File No. 861.00/3279
The Consul General at Irkutsk (Harris) to the Secretary of State1
[Received November 26, 1.22 a.m.]
201. Referring to my despatch of 13th.2 The question American troops for western Siberia development [discussed?] with Kolchak. I informed him that the American Government was of the opinion that the concentrated power of American military force should be used in France to defeat Germany and in accomplishing this result Germany would be compelled to withdraw all troops from Russian territory. No number of American troops could have accomplished as much in western Siberia and the wisdom of this policy was now being demonstrated. This was now self-evident to Kolchak. He believed, however, that a small detachment of American troops at this front, similar to the British, French and Italian, was desirable for the moral effect. I informed him that I was of the opinion that our Government would not send troops west of Baikal.
There is undercurrent of opinion here in western Siberia which would be somewhat adverse to presence of foreign troops. This is noticeable as regards the Czechs and is beginning to be apparent in respect of British. There is a tendency on the part of many to be content with the presence of these foreign troops as long as they remain at the front and bear the brunt of the fighting. If the Czechs show disposition to let Russians take the initiative against the Bolsheviki and accept the full responsibility, the Russians criticize this policy and manifest hostility by making it evident that [Page 443] the Czech troops might well quit the country. This same spirit may be shown towards British unless they are prepared to remain actually at the front and fight rather than do police duty in the rear. The frame of mind the Czechs have [fallen] into is that they are willing to fight for the Russians provided they are disposed to do something for themselves. Unfortunately many of the old Russian and Siberian officers manifest desire to revive old customs and traditions of independence [autocracy] and this enables Bolsheviks to carry on a fairly effective propaganda.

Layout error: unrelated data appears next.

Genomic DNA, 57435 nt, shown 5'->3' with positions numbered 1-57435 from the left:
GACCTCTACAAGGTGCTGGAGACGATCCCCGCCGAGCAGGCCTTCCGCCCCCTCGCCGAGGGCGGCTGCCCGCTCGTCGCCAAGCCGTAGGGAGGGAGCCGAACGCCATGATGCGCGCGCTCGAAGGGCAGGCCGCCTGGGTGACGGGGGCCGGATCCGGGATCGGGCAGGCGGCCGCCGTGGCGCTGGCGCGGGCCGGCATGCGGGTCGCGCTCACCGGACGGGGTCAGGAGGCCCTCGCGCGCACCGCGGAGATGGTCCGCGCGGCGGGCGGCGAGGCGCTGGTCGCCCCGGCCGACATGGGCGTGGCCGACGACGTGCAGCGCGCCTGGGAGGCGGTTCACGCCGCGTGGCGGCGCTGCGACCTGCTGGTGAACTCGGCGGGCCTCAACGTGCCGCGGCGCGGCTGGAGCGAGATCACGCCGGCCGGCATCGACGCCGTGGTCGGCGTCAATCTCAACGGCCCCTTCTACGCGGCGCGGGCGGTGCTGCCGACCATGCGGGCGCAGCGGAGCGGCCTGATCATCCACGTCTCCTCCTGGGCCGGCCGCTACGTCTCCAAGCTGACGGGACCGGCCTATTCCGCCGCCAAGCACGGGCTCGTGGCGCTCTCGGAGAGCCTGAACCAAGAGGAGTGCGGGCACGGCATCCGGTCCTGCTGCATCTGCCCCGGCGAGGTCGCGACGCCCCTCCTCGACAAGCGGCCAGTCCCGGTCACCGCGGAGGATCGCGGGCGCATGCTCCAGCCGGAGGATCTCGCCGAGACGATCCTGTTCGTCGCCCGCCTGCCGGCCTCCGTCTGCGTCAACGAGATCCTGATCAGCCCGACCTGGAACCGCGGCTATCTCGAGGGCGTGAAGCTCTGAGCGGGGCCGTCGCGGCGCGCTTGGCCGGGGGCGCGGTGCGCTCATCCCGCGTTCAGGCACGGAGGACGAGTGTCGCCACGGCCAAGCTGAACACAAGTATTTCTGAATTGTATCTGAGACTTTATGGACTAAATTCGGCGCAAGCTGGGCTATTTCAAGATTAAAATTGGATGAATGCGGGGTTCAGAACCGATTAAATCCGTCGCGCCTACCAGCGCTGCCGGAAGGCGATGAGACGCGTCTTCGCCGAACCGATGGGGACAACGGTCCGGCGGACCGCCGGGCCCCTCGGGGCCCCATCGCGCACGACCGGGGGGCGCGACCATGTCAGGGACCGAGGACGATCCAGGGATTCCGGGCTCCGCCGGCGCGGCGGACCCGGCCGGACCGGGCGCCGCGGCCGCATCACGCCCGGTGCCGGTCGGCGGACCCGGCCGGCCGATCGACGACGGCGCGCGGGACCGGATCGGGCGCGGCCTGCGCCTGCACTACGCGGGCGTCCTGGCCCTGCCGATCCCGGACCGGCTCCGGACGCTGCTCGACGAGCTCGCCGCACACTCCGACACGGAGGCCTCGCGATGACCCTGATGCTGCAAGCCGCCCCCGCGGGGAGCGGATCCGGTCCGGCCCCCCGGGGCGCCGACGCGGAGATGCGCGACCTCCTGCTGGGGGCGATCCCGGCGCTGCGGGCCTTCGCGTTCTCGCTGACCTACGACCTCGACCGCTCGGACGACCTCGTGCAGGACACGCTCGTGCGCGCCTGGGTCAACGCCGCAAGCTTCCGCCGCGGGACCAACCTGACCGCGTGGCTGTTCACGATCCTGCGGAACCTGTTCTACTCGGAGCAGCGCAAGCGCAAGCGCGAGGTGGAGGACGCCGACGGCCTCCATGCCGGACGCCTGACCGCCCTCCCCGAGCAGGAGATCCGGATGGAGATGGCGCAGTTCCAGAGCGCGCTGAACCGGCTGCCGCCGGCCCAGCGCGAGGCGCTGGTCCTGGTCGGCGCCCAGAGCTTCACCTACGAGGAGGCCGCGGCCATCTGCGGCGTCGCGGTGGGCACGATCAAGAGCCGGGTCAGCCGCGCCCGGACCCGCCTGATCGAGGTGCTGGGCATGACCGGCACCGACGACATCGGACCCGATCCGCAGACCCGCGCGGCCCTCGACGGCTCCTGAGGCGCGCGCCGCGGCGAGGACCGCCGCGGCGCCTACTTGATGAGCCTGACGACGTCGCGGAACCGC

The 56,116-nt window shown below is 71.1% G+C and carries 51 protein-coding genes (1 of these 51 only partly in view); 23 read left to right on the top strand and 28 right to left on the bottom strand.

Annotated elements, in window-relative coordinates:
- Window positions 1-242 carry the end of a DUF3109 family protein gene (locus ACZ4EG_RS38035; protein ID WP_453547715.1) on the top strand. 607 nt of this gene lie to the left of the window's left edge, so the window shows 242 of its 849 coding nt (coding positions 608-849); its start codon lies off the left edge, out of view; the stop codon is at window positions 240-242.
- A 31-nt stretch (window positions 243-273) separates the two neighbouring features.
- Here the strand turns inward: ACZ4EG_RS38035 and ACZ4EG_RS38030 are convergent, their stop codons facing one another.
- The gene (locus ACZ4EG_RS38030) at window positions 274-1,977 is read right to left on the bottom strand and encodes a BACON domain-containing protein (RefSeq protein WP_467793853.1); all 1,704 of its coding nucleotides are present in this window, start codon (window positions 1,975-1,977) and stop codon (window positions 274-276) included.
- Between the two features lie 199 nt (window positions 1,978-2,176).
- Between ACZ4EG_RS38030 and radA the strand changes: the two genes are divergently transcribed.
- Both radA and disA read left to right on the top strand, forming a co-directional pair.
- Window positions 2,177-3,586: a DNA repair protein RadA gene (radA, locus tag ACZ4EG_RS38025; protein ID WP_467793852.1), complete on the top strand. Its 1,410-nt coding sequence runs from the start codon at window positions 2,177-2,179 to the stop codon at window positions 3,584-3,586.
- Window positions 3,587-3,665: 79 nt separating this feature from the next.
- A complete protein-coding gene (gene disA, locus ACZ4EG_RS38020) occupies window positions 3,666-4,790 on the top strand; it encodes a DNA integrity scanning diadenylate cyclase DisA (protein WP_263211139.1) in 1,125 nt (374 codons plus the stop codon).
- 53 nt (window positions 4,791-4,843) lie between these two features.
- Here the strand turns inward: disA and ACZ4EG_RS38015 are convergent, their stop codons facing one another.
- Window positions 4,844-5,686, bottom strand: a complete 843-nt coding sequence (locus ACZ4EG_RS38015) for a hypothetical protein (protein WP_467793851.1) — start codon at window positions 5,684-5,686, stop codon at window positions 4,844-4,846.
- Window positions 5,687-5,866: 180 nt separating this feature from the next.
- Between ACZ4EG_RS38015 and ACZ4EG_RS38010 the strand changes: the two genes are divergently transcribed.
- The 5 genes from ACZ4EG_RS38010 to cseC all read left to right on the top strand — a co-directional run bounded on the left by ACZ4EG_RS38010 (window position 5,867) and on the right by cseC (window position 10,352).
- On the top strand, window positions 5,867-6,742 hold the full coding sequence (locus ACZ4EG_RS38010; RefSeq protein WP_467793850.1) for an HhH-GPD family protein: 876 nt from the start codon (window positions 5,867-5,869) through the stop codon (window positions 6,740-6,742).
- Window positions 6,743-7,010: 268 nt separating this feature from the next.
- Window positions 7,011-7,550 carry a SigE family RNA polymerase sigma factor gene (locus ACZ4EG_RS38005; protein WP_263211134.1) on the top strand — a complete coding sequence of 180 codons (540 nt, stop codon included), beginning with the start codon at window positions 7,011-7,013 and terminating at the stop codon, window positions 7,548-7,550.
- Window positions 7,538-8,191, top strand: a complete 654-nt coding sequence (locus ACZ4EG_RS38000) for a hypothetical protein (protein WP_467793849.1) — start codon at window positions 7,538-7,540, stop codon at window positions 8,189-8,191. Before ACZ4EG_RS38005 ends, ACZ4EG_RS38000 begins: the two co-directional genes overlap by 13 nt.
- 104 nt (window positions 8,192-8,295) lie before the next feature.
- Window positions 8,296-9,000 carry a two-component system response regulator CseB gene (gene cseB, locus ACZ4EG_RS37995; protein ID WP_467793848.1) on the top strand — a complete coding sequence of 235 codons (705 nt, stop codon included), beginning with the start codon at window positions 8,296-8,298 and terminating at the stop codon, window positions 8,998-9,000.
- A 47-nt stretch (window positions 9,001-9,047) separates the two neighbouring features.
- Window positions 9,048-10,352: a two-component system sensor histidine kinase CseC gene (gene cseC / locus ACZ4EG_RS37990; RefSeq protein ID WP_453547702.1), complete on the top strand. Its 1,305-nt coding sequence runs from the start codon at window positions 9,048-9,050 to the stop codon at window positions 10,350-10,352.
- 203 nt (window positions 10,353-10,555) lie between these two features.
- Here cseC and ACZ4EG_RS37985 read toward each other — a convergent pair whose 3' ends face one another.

The military authorities are now in favor of making strong offensive on Samara and the Volga River in order to join in forces of General Denikin. If this can be accomplished, it is thought an avenue may be open for receiving supplies to [by] Rostov and the Black Sea.